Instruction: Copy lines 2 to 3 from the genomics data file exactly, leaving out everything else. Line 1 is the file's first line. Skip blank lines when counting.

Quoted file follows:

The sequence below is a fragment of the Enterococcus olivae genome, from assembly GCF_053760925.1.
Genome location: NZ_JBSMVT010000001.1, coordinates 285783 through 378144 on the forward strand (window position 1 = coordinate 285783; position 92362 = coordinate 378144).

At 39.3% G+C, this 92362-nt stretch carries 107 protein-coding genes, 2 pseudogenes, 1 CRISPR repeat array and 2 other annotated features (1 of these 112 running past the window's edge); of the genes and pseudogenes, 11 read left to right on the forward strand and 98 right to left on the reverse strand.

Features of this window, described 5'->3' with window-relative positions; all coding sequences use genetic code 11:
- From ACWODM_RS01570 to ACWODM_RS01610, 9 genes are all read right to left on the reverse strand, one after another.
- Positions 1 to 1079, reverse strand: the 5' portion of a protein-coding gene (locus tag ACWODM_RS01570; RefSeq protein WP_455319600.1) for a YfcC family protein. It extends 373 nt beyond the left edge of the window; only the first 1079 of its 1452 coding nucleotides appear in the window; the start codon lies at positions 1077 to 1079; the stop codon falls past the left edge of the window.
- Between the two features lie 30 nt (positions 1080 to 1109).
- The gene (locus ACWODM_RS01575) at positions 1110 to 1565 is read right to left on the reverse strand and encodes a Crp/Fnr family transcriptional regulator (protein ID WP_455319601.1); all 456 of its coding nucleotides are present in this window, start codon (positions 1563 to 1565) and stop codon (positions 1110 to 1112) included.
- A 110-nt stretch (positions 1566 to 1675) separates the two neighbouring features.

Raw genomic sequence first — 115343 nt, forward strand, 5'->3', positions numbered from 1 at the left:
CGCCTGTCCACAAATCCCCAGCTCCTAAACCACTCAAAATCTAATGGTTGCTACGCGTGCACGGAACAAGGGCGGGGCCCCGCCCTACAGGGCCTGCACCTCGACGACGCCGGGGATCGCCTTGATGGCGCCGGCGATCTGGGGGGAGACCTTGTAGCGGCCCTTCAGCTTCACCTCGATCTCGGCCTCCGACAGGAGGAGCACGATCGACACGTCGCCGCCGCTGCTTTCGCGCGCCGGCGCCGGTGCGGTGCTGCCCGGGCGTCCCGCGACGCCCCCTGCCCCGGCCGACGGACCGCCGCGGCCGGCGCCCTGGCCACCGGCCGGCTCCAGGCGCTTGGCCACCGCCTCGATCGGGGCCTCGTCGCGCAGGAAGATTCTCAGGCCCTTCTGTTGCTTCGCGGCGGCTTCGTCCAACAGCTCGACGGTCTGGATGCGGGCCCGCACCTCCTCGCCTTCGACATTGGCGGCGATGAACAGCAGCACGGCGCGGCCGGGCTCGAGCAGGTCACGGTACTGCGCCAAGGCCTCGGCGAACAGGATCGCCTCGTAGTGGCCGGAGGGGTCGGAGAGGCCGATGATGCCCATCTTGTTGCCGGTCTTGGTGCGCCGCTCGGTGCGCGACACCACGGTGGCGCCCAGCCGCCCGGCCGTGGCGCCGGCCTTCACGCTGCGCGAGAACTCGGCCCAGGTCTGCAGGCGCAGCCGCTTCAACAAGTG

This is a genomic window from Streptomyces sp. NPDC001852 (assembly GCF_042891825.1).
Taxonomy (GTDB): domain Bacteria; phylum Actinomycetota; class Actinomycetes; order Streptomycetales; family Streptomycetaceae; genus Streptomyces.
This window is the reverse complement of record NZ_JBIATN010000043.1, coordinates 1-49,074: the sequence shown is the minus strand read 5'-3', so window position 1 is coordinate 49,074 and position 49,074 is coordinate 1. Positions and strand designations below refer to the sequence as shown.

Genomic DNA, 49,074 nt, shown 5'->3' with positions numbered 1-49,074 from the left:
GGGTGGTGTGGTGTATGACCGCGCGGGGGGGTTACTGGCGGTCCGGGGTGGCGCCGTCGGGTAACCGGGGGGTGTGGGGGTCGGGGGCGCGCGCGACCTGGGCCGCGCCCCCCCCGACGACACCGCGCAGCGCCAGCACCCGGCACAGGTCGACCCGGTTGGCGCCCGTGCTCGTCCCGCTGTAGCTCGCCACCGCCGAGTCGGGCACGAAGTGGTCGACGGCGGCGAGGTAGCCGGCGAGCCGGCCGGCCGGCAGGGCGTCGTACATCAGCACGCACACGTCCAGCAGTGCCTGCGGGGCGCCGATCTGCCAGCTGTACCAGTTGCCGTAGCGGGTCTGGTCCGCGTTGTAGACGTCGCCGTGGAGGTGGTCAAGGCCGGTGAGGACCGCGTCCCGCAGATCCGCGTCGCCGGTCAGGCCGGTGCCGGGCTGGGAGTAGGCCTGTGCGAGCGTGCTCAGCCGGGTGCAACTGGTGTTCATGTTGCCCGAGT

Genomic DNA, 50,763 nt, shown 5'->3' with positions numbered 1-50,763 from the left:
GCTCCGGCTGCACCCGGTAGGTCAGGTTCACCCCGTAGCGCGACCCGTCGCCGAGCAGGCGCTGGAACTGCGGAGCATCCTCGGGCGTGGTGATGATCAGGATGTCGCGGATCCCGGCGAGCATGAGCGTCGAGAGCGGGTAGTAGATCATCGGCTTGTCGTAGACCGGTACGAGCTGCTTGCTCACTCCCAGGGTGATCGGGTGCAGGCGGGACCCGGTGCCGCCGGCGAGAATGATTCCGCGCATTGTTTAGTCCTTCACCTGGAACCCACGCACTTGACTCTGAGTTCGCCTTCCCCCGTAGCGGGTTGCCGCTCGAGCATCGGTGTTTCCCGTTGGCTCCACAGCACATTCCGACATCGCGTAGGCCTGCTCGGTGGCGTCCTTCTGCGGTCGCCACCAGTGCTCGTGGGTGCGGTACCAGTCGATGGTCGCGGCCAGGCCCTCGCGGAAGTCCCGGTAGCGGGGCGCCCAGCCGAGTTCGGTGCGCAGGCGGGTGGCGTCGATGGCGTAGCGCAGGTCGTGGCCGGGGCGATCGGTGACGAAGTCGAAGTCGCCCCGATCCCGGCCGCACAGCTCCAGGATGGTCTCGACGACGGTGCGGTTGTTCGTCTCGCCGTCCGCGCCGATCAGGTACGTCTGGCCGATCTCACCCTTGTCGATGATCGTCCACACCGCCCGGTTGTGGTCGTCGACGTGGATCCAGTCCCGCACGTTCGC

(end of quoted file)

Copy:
Genome location: NZ_JBSMVT010000001.1, coordinates 285783 through 378144 on the forward strand (window position 1 = coordinate 285783; position 92362 = coordinate 378144).

At 39.3% G+C, this 92362-nt stretch carries 107 protein-coding genes, 2 pseudogenes, 1 CRISPR repeat array and 2 other annotated features (1 of these 112 running past the window's edge); of the genes and pseudogenes, 11 read left to right on the forward strand and 98 right to left on the reverse strand.